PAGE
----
Former president and first lady Barack and Michelle Obama hosted several events while in the White House that focused on Dr. Seuss and his iconic children’s books, six of which have been pulled from product because of alleged racist content.
“On Read Across America Day, we partner with the National Education Association and mark the birthday of Theodor Geisel, whose beloved Dr. Seuss books still inspire children throughout the world to read,” Obama said in 2009.
The former president was speaking to interns in 2015 when he claimed “pretty much all the stuff you need to know is in Dr. Seuss.”
“We’re all the same, so why would we treat somebody differently just because they don’t have a star on their belly?” Barack Obama asked the group. “If I think about responsibility, I think about Horton sitting on the egg up in the tree while Lazy Mayzie’s flying off, doing whatever she wants. Know what I mean?”
That same year Obama released a presidential proclamation for Read Across America Day, 2015. It said, in part:
The works of Theodor Seuss Geisel, better known to us as Dr. Seuss, have sparked a love for reading in generations of students. His whimsical wordplay and curious characters inspire children to dream big and remind readers of all ages that “a person’s a person no matter how small.”
Fox News reported on another occasion when Barack Obama touted Dr. Seuss’ work:
In 2018, during an interview with author and philanthropist Dave Eggers, Obama repeated the sentiment while comparing his work as a community organizer to his work as president and explaining how “the nature of human dynamics does not change from level to level.”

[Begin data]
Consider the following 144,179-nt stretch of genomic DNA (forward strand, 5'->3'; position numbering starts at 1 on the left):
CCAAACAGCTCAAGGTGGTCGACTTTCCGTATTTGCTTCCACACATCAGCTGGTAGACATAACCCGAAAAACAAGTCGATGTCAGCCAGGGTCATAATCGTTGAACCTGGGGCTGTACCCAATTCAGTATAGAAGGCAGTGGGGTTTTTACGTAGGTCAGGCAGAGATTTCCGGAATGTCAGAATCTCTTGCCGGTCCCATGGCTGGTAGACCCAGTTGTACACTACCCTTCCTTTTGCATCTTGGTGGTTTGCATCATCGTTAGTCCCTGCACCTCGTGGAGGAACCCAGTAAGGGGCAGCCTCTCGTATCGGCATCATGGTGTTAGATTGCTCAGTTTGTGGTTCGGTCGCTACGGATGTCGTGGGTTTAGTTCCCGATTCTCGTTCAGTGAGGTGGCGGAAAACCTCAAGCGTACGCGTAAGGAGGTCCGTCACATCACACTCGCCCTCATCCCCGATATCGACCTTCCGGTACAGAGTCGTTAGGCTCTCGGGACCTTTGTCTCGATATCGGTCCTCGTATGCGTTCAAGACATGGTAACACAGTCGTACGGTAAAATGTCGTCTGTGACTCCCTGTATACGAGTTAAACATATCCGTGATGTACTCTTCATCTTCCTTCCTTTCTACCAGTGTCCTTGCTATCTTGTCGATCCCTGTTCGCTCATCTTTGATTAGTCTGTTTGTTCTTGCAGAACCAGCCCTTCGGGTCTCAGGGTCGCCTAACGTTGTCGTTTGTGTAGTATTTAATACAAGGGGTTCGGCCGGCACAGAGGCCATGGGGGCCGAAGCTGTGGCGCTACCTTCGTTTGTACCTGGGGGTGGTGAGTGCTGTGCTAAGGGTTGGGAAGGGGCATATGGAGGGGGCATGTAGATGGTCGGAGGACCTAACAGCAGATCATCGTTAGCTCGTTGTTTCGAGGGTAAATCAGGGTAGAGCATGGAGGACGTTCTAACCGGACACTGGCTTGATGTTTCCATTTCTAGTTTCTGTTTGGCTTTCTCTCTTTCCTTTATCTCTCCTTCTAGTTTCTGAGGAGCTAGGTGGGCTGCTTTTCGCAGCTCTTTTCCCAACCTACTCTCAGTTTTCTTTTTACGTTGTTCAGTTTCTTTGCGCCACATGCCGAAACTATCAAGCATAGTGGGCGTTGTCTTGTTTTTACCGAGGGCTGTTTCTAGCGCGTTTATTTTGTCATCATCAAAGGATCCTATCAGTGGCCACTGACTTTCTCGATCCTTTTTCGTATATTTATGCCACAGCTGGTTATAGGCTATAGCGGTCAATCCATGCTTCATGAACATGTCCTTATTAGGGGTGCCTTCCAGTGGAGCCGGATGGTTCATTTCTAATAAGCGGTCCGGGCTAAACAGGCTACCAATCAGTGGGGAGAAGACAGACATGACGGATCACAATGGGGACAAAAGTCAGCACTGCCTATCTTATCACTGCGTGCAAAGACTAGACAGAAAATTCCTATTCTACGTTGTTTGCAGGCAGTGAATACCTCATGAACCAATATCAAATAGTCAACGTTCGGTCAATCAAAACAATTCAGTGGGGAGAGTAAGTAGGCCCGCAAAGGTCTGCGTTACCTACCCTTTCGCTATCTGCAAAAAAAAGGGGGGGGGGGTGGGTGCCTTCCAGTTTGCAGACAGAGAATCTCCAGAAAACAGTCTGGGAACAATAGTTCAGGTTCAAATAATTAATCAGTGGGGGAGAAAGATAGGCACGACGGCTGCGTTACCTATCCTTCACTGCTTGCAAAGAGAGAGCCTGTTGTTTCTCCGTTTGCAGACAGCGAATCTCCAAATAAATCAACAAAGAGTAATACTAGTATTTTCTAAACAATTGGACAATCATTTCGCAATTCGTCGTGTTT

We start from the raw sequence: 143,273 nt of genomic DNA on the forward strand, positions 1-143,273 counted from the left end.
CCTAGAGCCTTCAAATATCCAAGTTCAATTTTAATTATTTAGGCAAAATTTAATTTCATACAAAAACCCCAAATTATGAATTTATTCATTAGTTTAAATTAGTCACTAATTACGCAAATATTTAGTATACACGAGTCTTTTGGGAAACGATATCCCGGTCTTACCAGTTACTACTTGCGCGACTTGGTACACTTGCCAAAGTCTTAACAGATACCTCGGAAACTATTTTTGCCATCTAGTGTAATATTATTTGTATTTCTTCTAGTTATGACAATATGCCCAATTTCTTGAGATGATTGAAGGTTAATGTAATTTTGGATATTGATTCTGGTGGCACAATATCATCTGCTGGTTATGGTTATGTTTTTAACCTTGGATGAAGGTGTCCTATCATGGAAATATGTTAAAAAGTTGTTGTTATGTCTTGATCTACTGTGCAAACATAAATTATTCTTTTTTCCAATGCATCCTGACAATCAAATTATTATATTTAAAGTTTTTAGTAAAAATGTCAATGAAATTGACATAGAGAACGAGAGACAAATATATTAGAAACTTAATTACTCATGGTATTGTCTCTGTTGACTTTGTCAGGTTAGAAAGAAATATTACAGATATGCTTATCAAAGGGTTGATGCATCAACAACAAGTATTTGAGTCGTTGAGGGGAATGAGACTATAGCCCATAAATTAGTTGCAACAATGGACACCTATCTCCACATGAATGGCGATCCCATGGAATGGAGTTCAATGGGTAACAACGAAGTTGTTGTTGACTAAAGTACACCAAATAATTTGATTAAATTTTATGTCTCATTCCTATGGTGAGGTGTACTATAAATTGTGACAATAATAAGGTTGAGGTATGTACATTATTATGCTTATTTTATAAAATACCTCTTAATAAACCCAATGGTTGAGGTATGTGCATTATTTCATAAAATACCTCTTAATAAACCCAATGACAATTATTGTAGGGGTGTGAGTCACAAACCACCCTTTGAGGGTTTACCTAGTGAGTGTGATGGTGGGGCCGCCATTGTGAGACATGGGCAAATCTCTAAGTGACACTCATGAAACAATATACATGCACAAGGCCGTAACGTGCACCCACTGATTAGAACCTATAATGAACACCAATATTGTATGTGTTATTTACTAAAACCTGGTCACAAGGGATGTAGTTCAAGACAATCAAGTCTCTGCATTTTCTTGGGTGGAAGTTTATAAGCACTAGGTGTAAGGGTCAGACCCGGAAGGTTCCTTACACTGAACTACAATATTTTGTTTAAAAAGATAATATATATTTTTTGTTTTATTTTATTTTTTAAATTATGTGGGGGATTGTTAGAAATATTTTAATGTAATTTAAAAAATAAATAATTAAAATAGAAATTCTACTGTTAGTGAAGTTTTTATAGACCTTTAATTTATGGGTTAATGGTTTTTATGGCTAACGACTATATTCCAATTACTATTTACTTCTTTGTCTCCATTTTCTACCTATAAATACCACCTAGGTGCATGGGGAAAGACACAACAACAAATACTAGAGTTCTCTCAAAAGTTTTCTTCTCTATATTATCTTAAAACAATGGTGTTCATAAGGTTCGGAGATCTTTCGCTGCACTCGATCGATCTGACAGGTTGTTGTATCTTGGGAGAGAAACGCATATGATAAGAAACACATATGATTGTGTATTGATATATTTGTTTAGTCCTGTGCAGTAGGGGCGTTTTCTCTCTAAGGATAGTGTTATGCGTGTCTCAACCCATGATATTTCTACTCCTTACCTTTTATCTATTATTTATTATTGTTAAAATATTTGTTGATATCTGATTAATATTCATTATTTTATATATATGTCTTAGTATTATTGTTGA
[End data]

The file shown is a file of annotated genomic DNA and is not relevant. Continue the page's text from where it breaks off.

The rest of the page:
The former president and first lady also embraced his children’s books on Easter and National Read Across America Day, when schools across the U.S. celebrate reading on Theodor Seuss Geisel’s March 2 birthday to commemorate the popular children’s author.
The former first lady also celebrated the holiday by reading to children during National Read Across America Day events over the eight years the Obamas led the White House and as recently as May 2020.
The organization in charge of Seuss’s legacy announced its decision to ban its own books in a statement released on Tuesday:
Today, on Dr. Seuss’s Birthday, Dr. Seuss Enterprises celebrates reading and also our mission of supporting all children and families with messages of hope, inspiration, inclusion, and friendship.
We are committed to action. To that end, Dr. Seuss Enterprises, working with a panel of experts, including educators, reviewed our catalog of titles and made the decision last year to cease publication and licensing of the following titles: And to Think That I Saw It on Mulberry Street, If I Ran the Zoo, McElligot’s Pool, On Beyond Zebra!, Scrambled Eggs Super!, and The Cat’s Quizzer.
These books portray people in ways that are hurtful and wrong.
“Dr. Seuss Enterprises listened and took feedback from our audiences including teachers, academics and specialists in the field as part of our review process,” the organization said in an interview with the Associated Press. “We then worked with a panel of experts, including educators, to review our catalog of titles.”
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